Blog contributed by: Jacquelyn Ekern, MS, LPC, President @ Eating Disorder Hope and Crystal Karges, MS, RDN, IBCLC, Special Projects Coordinator @ Eating Disorder Hope
Many individuals rely heavily on caffeine to make it through the day, whether in the form of a cup of coffee, tea or even an energy drink. The quickening jolt of caffeine can be the much needed boost to function under the high pressure demands countless Americans face on an ongoing basis.
Energy drinks, in particular, have grown increasingly popular, especially among teenagers and young adults. A recent study demonstrated that two-thirds of high school students surveyed reported consumption of energy drinks, with the most common types being Red Bull, 5-Hour Energy, and Monster . Marketing campaigns for these popular drinks target this vulnerable age group by touting benefits of these beverages, such as increased stamina, energy, and improved mood. This can be exemplified in the campaign slogan of Red Bull: “Red Bull gives you wings!” The sales of energy drinks have expanded dramatically in light of these marketing ploys. However, these short-term advantages pale in comparison to the long-term risks associated with consumption of energy drinks.
According to the Substance Abuse and Mental Health Services Administration (SAMHSA), emergency room visits involving energy drinks increased to over 13,000 in 2009, with about half of these trips made by 18 to 25 year old individuals . Negative health effects associated with frequent use of energy drinks includes cardiovascular issues, gastrointestinal distress, nervousness, and sleep dysfunctions.
Researchers have now made connections between highly caffeinated energy drinks and drug use among teenagers. In a study completed from the University of Waterloo, researchers surveyed over 8,000 junior and senior high school students in Canada. Results from the data revealed that substance abuse and depression were all higher among energy drink users relative to non-users. Researchers also found that male high school students were more likely to consume energy drinks than female students . Given the increased usage of energy drinks among teenagers and young adults, the findings from this study are alarming.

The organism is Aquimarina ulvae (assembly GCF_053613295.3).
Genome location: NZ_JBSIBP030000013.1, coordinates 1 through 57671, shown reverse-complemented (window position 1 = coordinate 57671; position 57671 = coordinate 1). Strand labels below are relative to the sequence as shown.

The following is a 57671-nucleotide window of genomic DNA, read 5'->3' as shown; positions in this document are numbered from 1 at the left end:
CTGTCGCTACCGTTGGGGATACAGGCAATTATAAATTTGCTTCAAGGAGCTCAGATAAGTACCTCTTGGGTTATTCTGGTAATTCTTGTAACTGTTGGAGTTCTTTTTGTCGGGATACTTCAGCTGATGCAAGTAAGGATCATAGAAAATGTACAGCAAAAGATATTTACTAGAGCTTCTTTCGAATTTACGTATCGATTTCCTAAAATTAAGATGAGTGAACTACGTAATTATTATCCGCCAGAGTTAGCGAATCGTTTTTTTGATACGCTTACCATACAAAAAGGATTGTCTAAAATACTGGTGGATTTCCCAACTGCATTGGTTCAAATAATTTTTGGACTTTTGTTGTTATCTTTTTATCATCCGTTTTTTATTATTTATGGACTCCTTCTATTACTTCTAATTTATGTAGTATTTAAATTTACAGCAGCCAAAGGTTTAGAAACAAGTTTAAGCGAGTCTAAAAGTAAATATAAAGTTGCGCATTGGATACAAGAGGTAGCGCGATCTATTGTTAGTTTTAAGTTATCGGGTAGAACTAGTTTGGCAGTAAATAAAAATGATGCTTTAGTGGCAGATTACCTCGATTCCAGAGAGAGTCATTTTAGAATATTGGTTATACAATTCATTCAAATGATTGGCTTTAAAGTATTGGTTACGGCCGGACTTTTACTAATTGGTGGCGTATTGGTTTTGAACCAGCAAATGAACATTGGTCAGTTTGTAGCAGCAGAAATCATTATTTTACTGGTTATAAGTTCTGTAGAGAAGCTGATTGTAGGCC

Lead author of this study, Sunday Azagba, noted, “In our opinion, at the very least, steps should be taken to limit teens’ access to energy drinks, to increase public awareness and education about the potential harms of these drinks and to minimize the amount of caffeine available in each unit. This won’t eliminate the problem entirely, but steps like these can help mitigate harm to our youth. This is something we need to take seriously. Change won’t happen without a concerted effort.”
While further research is needed in this area, this study brings greater awareness of the negative health effects that may be connected with popular fads, such as consuming energy drinks. With the side effects that are observed from energy drink use, it may give cause to re-examine the place of these trendy beverages in the hands of a teenager.
: Azagba, et al. An emerging adolescent health risk: Caffeinated energy drink consumption patterns among high school students. Preventive Medicine 2014 (54-59). http://dx.doi.org/10.1016/j.ypmed.2014.01.019
: The Substance Abuse and Mental Health Services Administration, http://www.samhsa.gov/
*image courtesy of stockimages at freedigitalphotos.net